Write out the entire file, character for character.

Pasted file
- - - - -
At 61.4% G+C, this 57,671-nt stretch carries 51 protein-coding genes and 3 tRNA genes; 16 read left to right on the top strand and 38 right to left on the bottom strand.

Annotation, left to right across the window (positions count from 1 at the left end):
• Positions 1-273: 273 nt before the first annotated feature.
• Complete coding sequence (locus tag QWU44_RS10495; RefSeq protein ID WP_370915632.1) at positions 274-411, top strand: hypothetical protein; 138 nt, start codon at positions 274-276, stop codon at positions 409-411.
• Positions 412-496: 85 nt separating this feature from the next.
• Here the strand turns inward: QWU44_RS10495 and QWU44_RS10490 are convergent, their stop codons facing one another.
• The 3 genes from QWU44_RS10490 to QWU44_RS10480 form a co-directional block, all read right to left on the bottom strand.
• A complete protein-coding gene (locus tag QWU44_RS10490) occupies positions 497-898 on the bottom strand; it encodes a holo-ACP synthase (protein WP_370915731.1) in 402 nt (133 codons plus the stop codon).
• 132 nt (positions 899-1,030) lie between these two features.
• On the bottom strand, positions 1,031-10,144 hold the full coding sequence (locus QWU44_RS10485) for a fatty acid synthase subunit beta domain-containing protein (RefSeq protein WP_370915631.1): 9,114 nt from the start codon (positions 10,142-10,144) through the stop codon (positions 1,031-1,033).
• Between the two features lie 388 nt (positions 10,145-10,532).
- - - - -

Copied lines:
At 61.4% G+C, this 57,671-nt stretch carries 51 protein-coding genes and 3 tRNA genes; 16 read left to right on the top strand and 38 right to left on the bottom strand.

Annotation, left to right across the window (positions count from 1 at the left end):
• Positions 1-273: 273 nt before the first annotated feature.
• Complete coding sequence (locus tag QWU44_RS10495; RefSeq protein ID WP_370915632.1) at positions 274-411, top strand: hypothetical protein; 138 nt, start codon at positions 274-276, stop codon at positions 409-411.
• Positions 412-496: 85 nt separating this feature from the next.
• Here the strand turns inward: QWU44_RS10495 and QWU44_RS10490 are convergent, their stop codons facing one another.
• The 3 genes from QWU44_RS10490 to QWU44_RS10480 form a co-directional block, all read right to left on the bottom strand.
• A complete protein-coding gene (locus tag QWU44_RS10490) occupies positions 497-898 on the bottom strand; it encodes a holo-ACP synthase (protein WP_370915731.1) in 402 nt (133 codons plus the stop codon).
• 132 nt (positions 899-1,030) lie between these two features.
• On the bottom strand, positions 1,031-10,144 hold the full coding sequence (locus QWU44_RS10485) for a fatty acid synthase subunit beta domain-containing protein (RefSeq protein WP_370915631.1): 9,114 nt from the start codon (positions 10,142-10,144) through the stop codon (positions 1,031-1,033).
• Between the two features lie 388 nt (positions 10,145-10,532).